For Footballer Josh Cavallo, Competing At Qatar World Cup Is A Frightening Prospect - Men's Health Magazine Australia

For Footballer Josh Cavallo, Competing At Qatar World Cup Is A Frightening Prospect

After the Adelaide footballer recently came out as gay, Cavallo admits he would be ‘scared’ to play at World Cup due to legal penalties for homosexuality that continue to exist in Qatar.

Adelaide footballer Josh Cavallo was always known for his athletic prowess and skills on the field, but in recent weeks the star athlete has become something of a face for the sport’s future – one focused on inclusivity and acceptance – after becoming the only openly gay top-flight men’s footballer. Since making the announcement via social media, many footballers and fans alike have been quick to praise Cavallo for his courage and bravery, heralding it as a landmark moment for the sport and what will hopefully be the end of toxic masculinity that often pervades men’s professional sport. It comes as sad news then, that Cavallo expressed fear at competing at the Qatar World Cup due to the emirate’s harsh ban on homosexuality and legal penalties that range from flogging to lengthy prison terms and even execution. 

For years, Cavallo had tried to hide his sexual identity from everyone he knew. “I didn’t just hide it from my teammates, I hid it from my family. I hid it from my friends, I hid it from everyone I hang around so it was only when I was by myself that I could genuinely relax and not worry and not stress,” he said. But while the women’s game has seen a significant increase in LGBTQI+ representation, with more than 40 lesbian or bisexual players taking part in the women’s 2019 World Cup in France, only a handful of male players have ever come out.

In a recent interview with the Guardian for the publication’s Today in Focus podcast, the star player revealed that he would be afraid for his safety should he be asked to participate in the 2022 Qatar World Cup. “I read something along the lines of that [they] give the death penalty for gay people in Qatar, so it’s something I’m very scared [of] and wouldn’t really want to go to Qatar for that,” he expressed.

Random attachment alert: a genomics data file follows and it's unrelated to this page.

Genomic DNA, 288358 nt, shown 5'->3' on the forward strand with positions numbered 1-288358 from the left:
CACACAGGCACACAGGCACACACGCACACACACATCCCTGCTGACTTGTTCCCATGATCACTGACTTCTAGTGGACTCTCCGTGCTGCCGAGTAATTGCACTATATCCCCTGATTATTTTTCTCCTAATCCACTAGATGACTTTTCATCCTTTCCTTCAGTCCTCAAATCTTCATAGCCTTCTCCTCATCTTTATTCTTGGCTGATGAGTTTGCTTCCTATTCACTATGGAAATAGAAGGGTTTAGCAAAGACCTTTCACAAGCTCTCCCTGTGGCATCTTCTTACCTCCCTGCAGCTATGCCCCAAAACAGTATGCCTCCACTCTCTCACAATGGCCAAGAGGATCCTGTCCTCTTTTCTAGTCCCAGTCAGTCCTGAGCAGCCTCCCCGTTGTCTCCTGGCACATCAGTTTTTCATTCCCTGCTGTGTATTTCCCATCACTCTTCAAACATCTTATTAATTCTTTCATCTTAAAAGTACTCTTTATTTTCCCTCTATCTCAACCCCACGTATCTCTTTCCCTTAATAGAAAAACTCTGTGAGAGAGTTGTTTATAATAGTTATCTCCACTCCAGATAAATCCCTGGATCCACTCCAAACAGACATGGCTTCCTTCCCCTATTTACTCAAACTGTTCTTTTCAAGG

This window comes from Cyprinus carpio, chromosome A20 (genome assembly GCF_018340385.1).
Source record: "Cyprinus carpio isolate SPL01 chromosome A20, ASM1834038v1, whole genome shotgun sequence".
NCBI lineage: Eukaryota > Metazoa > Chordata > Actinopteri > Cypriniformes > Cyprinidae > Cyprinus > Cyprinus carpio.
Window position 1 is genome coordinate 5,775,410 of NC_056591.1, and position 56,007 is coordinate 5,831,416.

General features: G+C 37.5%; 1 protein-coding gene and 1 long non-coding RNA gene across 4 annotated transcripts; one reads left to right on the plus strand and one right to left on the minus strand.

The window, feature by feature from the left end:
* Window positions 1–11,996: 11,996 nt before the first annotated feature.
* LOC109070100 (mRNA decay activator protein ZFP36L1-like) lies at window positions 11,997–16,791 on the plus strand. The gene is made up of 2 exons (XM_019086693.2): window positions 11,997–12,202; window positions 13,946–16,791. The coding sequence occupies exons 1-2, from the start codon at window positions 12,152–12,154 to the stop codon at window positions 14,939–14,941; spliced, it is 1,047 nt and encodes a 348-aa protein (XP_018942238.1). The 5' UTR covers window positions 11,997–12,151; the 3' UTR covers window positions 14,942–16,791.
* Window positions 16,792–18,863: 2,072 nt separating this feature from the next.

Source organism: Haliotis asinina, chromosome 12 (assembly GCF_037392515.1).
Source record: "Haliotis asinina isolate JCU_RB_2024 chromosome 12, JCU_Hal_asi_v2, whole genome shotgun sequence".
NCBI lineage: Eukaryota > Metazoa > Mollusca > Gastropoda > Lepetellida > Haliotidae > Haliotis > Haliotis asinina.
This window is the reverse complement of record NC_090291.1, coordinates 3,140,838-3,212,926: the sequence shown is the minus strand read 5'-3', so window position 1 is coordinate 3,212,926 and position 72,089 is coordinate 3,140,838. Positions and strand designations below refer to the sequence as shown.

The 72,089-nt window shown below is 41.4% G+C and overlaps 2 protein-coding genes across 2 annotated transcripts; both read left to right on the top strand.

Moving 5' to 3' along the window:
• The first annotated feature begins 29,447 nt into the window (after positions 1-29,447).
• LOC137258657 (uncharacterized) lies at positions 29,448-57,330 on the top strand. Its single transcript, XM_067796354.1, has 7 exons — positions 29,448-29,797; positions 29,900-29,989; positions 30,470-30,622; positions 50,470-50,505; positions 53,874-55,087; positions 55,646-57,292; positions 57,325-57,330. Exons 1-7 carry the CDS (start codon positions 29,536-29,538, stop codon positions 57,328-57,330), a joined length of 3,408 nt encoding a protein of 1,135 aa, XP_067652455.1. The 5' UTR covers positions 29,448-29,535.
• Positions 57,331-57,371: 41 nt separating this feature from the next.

“And that saddens me. At the end of the day the World Cup is in Qatar and one of the greatest achievements as a professional footballer is to play for your country, and to know that this is in a country that doesn’t support gay people and puts us at risk of our own life, that does scare me and makes me reevaluate – is my life more important than doing something really good in my career?”

Under several Qatari laws, homosexual acts are banned and penalties that exist range from a year in prison to a decade. According to a 2019 guide for LGBTQI+ travellers, Qatar was rated as the second most dangerous place to travel for queer people as muslims in the country can be subjected to Sharia law that bans any sexual activity outside of marriage. These punishments can even include the death penalty, with homosexual acts often resulting in execution despite several human rights reports suggesting there is no evidence any gay people have been executed for the offence. 

Cavallo’s comments come after increasing pressure mounted on Fifa for awarding World Cups to countries like Qatar and Russia, where homophobia has been called a “state-sponsored” project. As critics have expressed, these choices do little to inspire inclusivity and acceptance that lies at the heart of football. 

For Cavallo though, he continues to be a leader in the game and admits that since coming out, several other professional footballers who are still in the closet have reached out, seeking his advice. “There are people who have reached out to me in confidentiality and said: ‘I’m struggling with the same thing Josh,’ and they’re professional footballers too. And look, it’s something you can’t rush. [I say] you want to be yourself, and at the end of the day I wasn’t happy and now look at me, I’m honestly on top of the world,” he said. 

“They like the sound of that and they say: ‘Josh, I haven’t experienced that before and I want to,’ and I say: ‘It’s in your hands, it’s your journey and there’s a light at the end of the tunnel.’ I didn’t think there was but there definitely is.”

By Jessica Campbell

Jess is a storyteller committed to sharing the human stories that lie at the heart of sport.

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